Sorting by

Skip to main content

A Calvinistic Valentine

By February 14, 2015 3 Comments

Ok, Valentine’s Day. A couple topics naturally come to mind. We could meditate on the saint himself and how his somewhat obscure record came to be joined to the list of Hallmark holy days. Or, this year, we could talk about today’s debut of the film version of Fifty Shades of Gray, bewailing the tempera and mores and pondering how it is that the Marquis de Sade has become the patron of post-modern love. But others have done the first, and many more will treat the second. So herewith a Calvinist Valentine sentiment instead. More precisely, the tribute Jonathan Edwards penned to the thirteen-year-old girl he wanted to be his girlfriend.

Sarah Pierpont was the young lady’s name, and glorious was her pedigree. She was daughter of the minister of the New Haven church and great-granddaughter of Thomas Hooker, founder of Hartford colony. She also seems to have been blessed with social skills, at least as compared to the bookish and awkward Jonathan. Not that love was not on his mind. Jonathan, all of twenty—but then too, all of twenty—was serving as tutor to ‘lascivious’ Yalies (a redundancy, perhaps, then as now), and had a reputation as a prude, snappish and judgmental. When he and the fair Sarah eventually entered into connubial bliss, his disposition improved wonderfully. She was seventeen by then, he twenty three, and associate pastor at Northampton, Massachusetts, one the preeminent churches in New England. Children started coming; there would be eleven in all.

Good times followed professionally as well. Soon Jonathan was famous for having catalyzed (ok, having served as the Spirit’s instrument in catalyzing) a major revival in his parish, a forerunner of the much broader harvest of souls that historians denominate the First Great Awakening. To be sure, at its peak Sarah earned Jonathan’s rebuke over her jealousy of another young preacher’s rivaling her husband’s skill and repute; this precipitated a pointed repentance and re-dedication of her own. She would need that, for soon pastor-church relations soured until Jonathan was out on his ear, exiled to the frontier of Stockbridge. There he ministered to a Mahican congregation—and penned the most sophisticated philosophical theology in American history.

Books butter no bread, however, so Sarah had plenty of occasion to prove her exceptional talents as educator, household director, and business manager. The toughest test probably came when their home was turned into a military garrison during the French and Indian War. Or, opposite of that crowding, perhaps it came in the great loneliness when she heard that Jonathan, having gone ahead of her to Princeton where he was to served as college president, had died of complications of a smallpox inoculation. For Sarah it was the third jarring death in a row, hard upon those of her daughter Esther and son-in-law, Aaron Burr. Sarah was left to get to New Jersey on her own where she hoped to gather her orphaned grandchildren together with her own youngest offspring in a typical eighteenth-century blended family. That was not to be either. Esther died six months after Jonathan. One can well imagine the impact on the youngest of the survivors, Aaron Burr, Jr.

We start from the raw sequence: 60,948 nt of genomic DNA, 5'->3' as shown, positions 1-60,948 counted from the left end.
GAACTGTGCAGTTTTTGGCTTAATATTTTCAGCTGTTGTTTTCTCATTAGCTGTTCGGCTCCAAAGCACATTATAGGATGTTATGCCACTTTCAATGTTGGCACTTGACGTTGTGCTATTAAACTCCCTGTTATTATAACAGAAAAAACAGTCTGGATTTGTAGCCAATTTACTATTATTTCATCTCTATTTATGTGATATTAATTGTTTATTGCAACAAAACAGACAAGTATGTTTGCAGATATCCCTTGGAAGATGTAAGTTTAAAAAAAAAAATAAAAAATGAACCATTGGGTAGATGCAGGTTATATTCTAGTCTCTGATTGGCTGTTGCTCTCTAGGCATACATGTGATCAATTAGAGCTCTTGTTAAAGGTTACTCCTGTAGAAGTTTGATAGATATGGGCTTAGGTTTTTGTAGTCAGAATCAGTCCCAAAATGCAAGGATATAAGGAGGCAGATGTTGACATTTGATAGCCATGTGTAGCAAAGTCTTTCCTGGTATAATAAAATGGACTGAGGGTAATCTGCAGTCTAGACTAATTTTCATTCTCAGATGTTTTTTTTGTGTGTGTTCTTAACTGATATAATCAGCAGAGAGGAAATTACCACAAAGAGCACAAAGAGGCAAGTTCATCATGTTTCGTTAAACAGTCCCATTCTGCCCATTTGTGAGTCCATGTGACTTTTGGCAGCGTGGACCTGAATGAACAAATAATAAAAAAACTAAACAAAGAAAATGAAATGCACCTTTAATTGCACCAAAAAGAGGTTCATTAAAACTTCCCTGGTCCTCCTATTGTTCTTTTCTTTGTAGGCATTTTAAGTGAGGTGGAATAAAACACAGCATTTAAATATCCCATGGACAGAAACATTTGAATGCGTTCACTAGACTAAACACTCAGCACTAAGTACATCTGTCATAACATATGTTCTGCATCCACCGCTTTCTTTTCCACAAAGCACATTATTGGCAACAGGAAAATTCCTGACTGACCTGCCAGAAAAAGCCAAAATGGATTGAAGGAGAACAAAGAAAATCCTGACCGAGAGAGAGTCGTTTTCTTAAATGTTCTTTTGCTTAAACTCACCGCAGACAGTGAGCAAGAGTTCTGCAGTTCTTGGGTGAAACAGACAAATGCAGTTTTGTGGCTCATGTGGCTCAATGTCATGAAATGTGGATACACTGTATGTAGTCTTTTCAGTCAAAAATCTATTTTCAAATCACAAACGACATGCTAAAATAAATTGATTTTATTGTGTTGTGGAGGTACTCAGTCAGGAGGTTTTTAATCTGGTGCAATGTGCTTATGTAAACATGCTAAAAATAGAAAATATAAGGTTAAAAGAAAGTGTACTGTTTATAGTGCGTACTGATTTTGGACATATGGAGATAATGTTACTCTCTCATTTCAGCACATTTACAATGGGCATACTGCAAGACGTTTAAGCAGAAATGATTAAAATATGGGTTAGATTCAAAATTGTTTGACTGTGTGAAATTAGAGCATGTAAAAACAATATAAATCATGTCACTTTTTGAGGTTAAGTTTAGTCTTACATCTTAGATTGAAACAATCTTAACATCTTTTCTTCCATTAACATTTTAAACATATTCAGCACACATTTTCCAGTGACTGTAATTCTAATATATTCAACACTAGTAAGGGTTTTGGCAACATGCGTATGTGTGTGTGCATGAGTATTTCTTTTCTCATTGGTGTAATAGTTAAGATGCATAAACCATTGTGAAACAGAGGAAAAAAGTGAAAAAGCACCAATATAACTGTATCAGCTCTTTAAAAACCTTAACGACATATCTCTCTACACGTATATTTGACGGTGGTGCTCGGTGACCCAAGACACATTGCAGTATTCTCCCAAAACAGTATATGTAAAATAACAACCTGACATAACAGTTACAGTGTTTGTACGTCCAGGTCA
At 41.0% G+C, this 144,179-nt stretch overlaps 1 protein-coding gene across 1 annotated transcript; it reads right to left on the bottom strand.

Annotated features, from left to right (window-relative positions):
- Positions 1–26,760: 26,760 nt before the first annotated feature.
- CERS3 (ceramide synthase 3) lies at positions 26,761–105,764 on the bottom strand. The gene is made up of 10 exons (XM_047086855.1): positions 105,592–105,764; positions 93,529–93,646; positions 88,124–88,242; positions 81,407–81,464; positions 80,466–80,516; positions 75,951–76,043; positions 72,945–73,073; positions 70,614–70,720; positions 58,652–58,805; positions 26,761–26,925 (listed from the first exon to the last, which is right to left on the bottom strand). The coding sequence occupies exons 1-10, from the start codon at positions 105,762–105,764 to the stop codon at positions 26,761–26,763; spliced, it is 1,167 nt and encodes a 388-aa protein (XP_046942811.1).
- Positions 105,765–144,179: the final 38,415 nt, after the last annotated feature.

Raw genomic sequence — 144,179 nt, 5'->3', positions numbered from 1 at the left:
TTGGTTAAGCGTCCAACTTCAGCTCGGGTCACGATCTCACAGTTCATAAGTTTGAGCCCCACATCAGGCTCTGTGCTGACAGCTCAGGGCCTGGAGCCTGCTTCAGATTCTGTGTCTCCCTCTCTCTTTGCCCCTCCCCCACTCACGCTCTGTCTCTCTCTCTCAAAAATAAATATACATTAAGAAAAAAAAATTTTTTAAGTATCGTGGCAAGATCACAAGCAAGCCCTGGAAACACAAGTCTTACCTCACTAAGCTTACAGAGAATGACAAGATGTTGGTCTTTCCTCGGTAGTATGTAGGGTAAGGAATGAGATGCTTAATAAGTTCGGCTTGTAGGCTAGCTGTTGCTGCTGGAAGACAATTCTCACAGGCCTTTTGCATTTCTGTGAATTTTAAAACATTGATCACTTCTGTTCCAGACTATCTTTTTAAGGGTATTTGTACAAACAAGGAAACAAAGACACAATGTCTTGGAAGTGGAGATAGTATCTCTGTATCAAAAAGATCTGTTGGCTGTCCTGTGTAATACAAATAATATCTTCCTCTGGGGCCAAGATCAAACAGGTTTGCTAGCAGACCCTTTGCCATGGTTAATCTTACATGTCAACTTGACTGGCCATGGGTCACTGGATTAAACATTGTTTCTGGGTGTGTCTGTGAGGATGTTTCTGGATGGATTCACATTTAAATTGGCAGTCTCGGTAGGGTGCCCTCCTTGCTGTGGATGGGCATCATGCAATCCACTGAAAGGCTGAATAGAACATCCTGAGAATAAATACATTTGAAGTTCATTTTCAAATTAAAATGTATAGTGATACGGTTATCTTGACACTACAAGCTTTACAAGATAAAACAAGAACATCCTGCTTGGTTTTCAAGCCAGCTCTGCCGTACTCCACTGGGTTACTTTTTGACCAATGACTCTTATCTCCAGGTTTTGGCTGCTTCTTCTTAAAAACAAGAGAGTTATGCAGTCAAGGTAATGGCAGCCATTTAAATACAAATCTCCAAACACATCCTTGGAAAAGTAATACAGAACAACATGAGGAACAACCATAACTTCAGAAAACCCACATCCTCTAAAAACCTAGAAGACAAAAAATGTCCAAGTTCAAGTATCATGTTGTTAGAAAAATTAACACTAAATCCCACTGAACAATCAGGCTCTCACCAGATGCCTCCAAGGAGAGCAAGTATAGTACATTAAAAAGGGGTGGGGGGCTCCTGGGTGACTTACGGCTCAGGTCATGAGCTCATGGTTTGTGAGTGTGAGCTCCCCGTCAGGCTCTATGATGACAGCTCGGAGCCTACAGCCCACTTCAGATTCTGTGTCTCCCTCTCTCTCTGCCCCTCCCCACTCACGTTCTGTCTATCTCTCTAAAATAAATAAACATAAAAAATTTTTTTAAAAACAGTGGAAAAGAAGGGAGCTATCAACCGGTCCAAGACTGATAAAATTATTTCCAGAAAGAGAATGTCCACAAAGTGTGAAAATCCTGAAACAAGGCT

But that grief was in the future in 1723, when young swain Jonathan, back home in East Windsor on summer break, penned this meditation upon the girl of his dreams. Try reciting it tonight for your beloved, and see what effect it might bring. Or at least register the changes three centuries have wrought in conventions rhetorical and spiritual.

“They say there is a young lady in New Haven who is beloved of that almighty Being, who made and rules the world, and that there are certain seasons in which this great Being, in some way or other invisible, comes to her and fills her mind with exceeding sweet delight, and that she hardly cares for anything, except to meditate on him — that she expects after a while to be received up where he is, to be raised up out of the world and caught up into heaven; being assured that he loves her too well to let her remain at a distance from him always. There she is to dwell with him, and to be ravished with his love and delight forever. Therefore, if you present all the world before her, with the richest of its treasures, she disregards it and cares not for it, and is unmindful of any pain or affliction. She has a strange sweetness in her mind, and singular purity in her affections; is most just and conscientious in all her actions; and you could not persuade her to do anything wrong or sinful, if you would give her all the world, lest she should offend this great Being. She is of a wonderful sweetness, calmness and universal benevolence of mind; especially after those seasons in which this great God has manifested himself to her mind. She will sometimes go about from place to place, singing sweetly; and seems to be always full of joy and pleasure; and no one knows for what. She loves to be alone, and to wander in the fields and on the mountains, and seems to have someone invisible always conversing with her.”

Happy Valentine’s Day!

James Bratt

James Bratt is professor of history emeritus at Calvin College, specializing in American religious history and especially the connections between religion and politics. Starting in Fall 2016 he took a break from blogging on The Twelve to teach in China and on the Semester at Sea, which venues afforded him some welcome distance from the USA’s descent into its current mortal illness. But now he’s back in the States, looking for hope. His most recent book (which he edited and completed for the late John Woolverton) is  “A Christian and a Democrat”: Religion in the Life and Leadership of Franklin Delano Roosevelt.


Leave a Reply